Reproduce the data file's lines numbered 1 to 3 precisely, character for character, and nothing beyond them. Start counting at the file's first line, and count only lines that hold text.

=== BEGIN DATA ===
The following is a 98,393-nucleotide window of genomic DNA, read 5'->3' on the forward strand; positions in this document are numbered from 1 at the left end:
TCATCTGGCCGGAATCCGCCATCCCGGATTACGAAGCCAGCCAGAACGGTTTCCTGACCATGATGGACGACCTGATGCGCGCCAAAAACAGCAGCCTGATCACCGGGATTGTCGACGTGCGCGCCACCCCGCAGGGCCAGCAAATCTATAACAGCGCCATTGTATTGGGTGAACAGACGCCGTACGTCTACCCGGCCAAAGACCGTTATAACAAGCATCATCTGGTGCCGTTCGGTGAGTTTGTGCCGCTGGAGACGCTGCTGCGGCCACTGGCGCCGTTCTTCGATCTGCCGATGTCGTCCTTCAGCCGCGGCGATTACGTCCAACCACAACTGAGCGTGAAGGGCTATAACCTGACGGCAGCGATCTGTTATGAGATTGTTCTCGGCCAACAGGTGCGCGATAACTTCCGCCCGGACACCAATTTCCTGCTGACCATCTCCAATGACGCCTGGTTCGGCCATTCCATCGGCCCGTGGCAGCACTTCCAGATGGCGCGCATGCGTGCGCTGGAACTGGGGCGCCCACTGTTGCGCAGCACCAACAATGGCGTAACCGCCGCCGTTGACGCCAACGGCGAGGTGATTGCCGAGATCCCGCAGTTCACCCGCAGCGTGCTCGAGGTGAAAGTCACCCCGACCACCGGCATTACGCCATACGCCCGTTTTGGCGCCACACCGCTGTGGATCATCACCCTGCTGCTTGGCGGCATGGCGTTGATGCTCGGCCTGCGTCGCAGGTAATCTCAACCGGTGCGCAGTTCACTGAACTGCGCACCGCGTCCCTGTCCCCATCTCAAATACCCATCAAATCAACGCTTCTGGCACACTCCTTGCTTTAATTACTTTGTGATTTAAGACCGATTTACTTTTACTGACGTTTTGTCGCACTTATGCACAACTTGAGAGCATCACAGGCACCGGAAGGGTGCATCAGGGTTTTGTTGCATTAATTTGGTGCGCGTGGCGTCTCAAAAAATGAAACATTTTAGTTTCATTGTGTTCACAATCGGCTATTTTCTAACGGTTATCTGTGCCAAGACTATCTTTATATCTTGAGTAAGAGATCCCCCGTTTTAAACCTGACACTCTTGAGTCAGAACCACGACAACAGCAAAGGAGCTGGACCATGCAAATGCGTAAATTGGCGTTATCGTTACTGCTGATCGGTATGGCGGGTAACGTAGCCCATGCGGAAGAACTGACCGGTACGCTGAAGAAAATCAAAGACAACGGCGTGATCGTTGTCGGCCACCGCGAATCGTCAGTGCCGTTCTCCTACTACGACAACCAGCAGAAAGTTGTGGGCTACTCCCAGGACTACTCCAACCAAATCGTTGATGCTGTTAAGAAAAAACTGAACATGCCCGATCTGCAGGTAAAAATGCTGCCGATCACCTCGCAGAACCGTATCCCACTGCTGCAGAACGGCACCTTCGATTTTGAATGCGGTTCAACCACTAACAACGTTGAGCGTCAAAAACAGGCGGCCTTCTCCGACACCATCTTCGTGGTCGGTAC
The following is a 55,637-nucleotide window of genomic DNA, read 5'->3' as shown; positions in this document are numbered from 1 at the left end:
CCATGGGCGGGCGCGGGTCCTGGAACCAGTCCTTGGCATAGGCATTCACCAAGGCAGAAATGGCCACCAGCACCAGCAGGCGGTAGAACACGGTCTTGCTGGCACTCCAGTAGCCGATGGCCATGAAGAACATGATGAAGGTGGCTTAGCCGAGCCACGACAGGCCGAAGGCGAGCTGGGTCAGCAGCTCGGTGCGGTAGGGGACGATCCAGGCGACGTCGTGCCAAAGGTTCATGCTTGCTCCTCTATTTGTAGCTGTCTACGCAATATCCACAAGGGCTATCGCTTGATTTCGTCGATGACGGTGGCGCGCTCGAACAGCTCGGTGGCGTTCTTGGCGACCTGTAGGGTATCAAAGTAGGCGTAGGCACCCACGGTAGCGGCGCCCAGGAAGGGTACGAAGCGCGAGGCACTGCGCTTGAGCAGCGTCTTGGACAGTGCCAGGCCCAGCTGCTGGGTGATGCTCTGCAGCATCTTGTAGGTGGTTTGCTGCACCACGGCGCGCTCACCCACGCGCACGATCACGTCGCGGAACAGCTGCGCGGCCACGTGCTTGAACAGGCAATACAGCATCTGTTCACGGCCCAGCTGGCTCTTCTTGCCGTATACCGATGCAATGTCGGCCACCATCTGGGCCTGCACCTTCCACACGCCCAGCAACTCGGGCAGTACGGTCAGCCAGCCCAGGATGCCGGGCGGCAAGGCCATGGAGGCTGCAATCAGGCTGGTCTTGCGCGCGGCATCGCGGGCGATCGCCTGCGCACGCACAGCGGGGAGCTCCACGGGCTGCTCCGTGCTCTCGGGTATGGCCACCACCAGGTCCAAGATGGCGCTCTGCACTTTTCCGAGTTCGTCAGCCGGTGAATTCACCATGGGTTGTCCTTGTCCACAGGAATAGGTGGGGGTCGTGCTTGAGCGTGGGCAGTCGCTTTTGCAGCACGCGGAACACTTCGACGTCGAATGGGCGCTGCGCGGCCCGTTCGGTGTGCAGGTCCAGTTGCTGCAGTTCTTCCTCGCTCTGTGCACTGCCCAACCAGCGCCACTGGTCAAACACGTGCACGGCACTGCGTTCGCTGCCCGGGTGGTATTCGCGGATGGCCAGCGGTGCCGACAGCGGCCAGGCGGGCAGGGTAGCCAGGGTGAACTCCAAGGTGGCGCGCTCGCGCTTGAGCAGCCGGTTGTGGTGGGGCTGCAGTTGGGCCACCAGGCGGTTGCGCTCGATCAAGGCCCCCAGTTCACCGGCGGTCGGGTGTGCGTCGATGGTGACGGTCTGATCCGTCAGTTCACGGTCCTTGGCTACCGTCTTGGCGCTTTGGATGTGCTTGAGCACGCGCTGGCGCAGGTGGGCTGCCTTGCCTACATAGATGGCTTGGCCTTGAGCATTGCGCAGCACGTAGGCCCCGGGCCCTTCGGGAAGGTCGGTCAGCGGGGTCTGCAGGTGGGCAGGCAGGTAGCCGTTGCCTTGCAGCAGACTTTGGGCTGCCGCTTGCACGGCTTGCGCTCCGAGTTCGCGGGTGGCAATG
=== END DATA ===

The following is a 98,393-nucleotide window of genomic DNA, read 5'->3' on the forward strand; positions in this document are numbered from 1 at the left end:
TCATCTGGCCGGAATCCGCCATCCCGGATTACGAAGCCAGCCAGAACGGTTTCCTGACCATGATGGACGACCTGATGCGCGCCAAAAACAGCAGCCTGATCACCGGGATTGTCGACGTGCGCGCCACCCCGCAGGGCCAGCAAATCTATAACAGCGCCATTGTATTGGGTGAACAGACGCCGTACGTCTACCCGGCCAAAGACCGTTATAACAAGCATCATCTGGTGCCGTTCGGTGAGTTTGTGCCGCTGGAGACGCTGCTGCGGCCACTGGCGCCGTTCTTCGATCTGCCGATGTCGTCCTTCAGCCGCGGCGATTACGTCCAACCACAACTGAGCGTGAAGGGCTATAACCTGACGGCAGCGATCTGTTATGAGATTGTTCTCGGCCAACAGGTGCGCGATAACTTCCGCCCGGACACCAATTTCCTGCTGACCATCTCCAATGACGCCTGGTTCGGCCATTCCATCGGCCCGTGGCAGCACTTCCAGATGGCGCGCATGCGTGCGCTGGAACTGGGGCGCCCACTGTTGCGCAGCACCAACAATGGCGTAACCGCCGCCGTTGACGCCAACGGCGAGGTGATTGCCGAGATCCCGCAGTTCACCCGCAGCGTGCTCGAGGTGAAAGTCACCCCGACCACCGGCATTACGCCATACGCCCGTTTTGGCGCCACACCGCTGTGGATCATCACCCTGCTGCTTGGCGGCATGGCGTTGATGCTCGGCCTGCGTCGCAGGTAATCTCAACCGGTGCGCAGTTCACTGAACTGCGCACCGCGTCCCTGTCCCCATCTCAAATACCCATCAAATCAACGCTTCTGGCACACTCCTTGCTTTAATTACTTTGTGATTTAAGACCGATTTACTTTTACTGACGTTTTGTCGCACTTATGCACAACTTGAGAGCATCACAGGCACCGGAAGGGTGCATCAGGGTTTTGTTGCATTAATTTGGTGCGCGTGGCGTCTCAAAAAATGAAACATTTTAGTTTCATTGTGTTCACAATCGGCTATTTTCTAACGGTTATCTGTGCCAAGACTATCTTTATATCTTGAGTAAGAGATCCCCCGTTTTAAACCTGACACTCTTGAGTCAGAACCACGACAACAGCAAAGGAGCTGGACCATGCAAATGCGTAAATTGGCGTTATCGTTACTGCTGATCGGTATGGCGGGTAACGTAGCCCATGCGGAAGAACTGACCGGTACGCTGAAGAAAATCAAAGACAACGGCGTGATCGTTGTCGGCCACCGCGAATCGTCAGTGCCGTTCTCCTACTACGACAACCAGCAGAAAGTTGTGGGCTACTCCCAGGACTACTCCAACCAAATCGTTGATGCTGTTAAGAAAAAACTGAACATGCCCGATCTGCAGGTAAAAATGCTGCCGATCACCTCGCAGAACCGTATCCCACTGCTGCAGAACGGCACCTTCGATTTTGAATGCGGTTCAACCACTAACAACGTTGAGCGTCAAAAACAGGCGGCCTTCTCCGACACCATCTTCGTGGTCGGTAC
The following is a 55,637-nucleotide window of genomic DNA, read 5'->3' as shown; positions in this document are numbered from 1 at the left end: